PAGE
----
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India look at ease as they train quietly and purposefully on the eve of their semi-final against Sri Lanka in Cardiff
Nagraj Gollapudi in Cardiff
June 19, 2013
Relaxed. That is what the Indian team are feeling at the moment. In fact, that seems to have been their state of mind throughout the tournament. Their progress might have caught the cynics off guard, especially back home, but MS Dhoni and his team could not care less. Although Dhoni did point out on the eve of the first warm-up match that it was surprising not to see numerous Indian TV channels, who had boycotted the event, unhappy with the terms and conditions set by the ICC over accreditation for non-rights holders.
Away from the glare of relentless media attention, India have trained quietly and purposefully. And it was the same in Cardiff on a warm and sunny Tuesday afternoon, where India did nothing out of the ordinary, two days ahead of their semi-final against Sri Lanka. Being such a big match, it is normal to expect teams to bring extra intensity to training. But India decided to keep things simple; greasing the nuts and bolts so that they are ready to roll out smoothly come Thursday.
Suresh Raina, obsessive when it comes to training, turned up first at Sophia Gardens, an hour before the rest of the squad arrived (at the scheduled time) in the afternoon. Taking throw downs from the fielding coach Trevor Penney, Raina focused on every aspect of his batting, especially against the moving and short ball. The success of the top order has not allowed Raina much time in the middle, so it was key that he remained in the right frame of mind.
Elsewhere, Virat Kohli and Dinesh Karthik asked Penney to feed them length balls, as they wanted to make certain they were sensing, eyeing and timing well. Kohli focused on leaving the ball as he felt he was not letting them go as much as he should have during match situations. Karthik went so far as to berate himself after pulling a ball too far away from his body. He communicated that to Penny, even pointing the exact distance he had connected with the ball, when all of the time he should have been lunging forward to play the pull.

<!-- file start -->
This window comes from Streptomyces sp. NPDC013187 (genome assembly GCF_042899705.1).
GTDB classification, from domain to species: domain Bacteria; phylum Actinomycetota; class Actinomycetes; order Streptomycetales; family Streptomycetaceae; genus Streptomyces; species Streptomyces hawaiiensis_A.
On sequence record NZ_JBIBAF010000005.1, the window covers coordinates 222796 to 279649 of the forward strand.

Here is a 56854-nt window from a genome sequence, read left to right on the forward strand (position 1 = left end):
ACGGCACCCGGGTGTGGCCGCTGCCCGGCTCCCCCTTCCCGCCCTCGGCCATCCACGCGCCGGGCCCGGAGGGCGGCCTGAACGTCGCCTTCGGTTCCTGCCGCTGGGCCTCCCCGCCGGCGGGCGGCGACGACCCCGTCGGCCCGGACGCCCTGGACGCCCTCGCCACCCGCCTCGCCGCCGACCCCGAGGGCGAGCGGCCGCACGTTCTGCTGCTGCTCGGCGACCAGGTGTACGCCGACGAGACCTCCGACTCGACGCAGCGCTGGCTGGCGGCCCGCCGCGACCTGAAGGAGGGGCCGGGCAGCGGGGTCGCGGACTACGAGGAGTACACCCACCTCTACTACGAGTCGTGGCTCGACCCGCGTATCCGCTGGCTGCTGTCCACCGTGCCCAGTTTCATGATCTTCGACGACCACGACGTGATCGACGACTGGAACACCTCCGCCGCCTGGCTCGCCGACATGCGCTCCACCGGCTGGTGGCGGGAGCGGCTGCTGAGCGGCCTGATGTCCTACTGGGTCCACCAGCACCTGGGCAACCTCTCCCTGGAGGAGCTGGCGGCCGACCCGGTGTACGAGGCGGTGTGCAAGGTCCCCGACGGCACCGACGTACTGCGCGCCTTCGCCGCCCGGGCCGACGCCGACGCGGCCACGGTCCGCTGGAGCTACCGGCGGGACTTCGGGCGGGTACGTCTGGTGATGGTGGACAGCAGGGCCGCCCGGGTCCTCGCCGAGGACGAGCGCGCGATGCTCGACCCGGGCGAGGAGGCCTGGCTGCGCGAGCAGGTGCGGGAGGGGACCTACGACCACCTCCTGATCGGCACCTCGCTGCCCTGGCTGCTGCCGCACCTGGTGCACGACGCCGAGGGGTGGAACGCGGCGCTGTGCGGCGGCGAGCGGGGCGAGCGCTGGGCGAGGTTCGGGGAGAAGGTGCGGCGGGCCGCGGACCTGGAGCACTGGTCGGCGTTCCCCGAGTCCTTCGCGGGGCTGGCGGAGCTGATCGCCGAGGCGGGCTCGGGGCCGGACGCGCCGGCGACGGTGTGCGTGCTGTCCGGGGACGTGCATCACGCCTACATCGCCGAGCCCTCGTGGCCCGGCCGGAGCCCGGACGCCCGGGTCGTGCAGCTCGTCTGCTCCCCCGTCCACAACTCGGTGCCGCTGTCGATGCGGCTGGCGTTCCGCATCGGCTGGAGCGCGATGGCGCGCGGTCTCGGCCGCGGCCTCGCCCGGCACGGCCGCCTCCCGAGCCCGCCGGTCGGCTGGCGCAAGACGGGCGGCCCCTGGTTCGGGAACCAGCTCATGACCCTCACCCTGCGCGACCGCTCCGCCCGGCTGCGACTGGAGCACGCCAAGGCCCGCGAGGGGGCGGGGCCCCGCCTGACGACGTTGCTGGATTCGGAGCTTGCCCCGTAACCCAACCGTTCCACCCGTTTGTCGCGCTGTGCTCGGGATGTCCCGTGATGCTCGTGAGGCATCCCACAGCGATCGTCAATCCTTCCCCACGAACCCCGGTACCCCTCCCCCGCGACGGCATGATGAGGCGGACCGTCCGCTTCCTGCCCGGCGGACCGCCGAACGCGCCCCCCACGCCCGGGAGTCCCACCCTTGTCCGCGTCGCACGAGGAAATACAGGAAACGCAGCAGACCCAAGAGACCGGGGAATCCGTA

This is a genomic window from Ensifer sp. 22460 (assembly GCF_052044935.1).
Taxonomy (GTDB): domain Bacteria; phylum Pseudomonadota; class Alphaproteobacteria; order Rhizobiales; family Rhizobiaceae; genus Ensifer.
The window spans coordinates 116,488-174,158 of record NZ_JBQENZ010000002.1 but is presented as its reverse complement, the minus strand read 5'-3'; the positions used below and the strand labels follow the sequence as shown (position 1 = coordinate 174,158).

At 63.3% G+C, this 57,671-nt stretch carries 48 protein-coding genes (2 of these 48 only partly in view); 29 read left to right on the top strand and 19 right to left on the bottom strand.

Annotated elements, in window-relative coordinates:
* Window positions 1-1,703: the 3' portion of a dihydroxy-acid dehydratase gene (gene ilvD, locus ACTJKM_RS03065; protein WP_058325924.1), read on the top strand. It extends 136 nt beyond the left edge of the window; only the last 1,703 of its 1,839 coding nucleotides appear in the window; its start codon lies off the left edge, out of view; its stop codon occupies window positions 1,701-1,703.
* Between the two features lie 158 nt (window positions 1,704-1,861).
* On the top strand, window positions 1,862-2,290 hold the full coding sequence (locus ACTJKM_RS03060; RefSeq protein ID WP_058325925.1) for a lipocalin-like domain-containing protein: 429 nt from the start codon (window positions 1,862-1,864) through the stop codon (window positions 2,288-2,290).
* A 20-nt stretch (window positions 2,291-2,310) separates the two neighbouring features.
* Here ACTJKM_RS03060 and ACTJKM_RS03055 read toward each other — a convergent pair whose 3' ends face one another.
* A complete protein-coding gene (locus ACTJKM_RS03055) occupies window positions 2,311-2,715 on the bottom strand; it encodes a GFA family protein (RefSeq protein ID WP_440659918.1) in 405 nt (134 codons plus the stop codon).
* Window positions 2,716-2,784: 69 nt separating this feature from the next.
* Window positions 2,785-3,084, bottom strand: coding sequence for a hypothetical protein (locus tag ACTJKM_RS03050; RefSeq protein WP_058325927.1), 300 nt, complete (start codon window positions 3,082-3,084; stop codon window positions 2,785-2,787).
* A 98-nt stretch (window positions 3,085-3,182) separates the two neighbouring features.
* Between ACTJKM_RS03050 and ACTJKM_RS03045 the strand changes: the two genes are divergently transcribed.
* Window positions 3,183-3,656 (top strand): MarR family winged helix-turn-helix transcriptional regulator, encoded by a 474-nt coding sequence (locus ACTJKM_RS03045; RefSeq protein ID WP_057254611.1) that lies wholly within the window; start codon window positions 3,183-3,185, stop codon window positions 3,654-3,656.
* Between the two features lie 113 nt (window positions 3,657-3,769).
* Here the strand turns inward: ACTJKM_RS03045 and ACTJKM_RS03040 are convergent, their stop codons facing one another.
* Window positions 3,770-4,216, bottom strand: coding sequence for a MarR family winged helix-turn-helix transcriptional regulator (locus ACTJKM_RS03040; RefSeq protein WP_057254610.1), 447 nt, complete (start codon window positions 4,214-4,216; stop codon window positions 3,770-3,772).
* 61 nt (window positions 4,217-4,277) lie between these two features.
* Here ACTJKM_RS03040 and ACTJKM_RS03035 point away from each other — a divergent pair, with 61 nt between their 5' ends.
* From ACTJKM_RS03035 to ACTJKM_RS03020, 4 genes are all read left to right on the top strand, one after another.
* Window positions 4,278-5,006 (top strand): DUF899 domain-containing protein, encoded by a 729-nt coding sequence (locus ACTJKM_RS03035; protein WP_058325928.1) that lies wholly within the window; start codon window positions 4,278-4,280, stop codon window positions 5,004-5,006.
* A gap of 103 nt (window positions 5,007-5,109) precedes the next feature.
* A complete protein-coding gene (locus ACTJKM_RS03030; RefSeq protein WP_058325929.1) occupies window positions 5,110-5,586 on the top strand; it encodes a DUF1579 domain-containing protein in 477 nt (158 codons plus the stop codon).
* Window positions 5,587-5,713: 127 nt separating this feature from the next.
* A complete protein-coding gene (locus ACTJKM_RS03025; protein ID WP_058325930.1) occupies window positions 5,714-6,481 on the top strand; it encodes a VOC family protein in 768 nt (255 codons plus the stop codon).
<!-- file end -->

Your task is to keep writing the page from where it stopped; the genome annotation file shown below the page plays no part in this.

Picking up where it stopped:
Earlier, Karthik was involved in an animated chat with Indian coach Duncan Fletcher, with both men discussing the finer points about the upper cut and pull shot. It would have been fascinating to hear what was being said, but Fletcher seemed to galvanise Karthik, who was hell bent on getting things precise later.
Although the success of the Indian batting has been the central point of focus, the fast bowlers have also toiled hard, despite not having much experience with the white Kookaburra, bar Ishant Sharma. Today, Joe Dawes, the Indian bowling coach, put the trio of Ishant Sharma, Umesh Yadav and Bhuvneshwar Kumar through various drills, pointing out exactly what each needed to do in order to be more sharp. Lengths, body movement and getting certain variations accurate seemed to be Dawes' focus during the hour-long session.
Dawes, a former Queensland fast bowler, and a policeman, is a methodical guy, and at times irritates the batsmen by refusing to give them easy balls, even during throw downs. This fact was not lost on Kohli, who teased Dawes for never giving batsmen any allowance. "Always at the batsman's wrists. You can throw 300 balls, but only five will be easy to drive," Kohli joked with Dawes, who was giving a slightly hard time to Bhuvneshwar at the time.
Such light-hearted banter only happens when a team is functioning smoothly. And that has remained the key to India's success in this Champions Trophy.
Nagraj Gollapudi is an assistant editor at ESPNcricinfoFeeds: Nagraj Gollapudi
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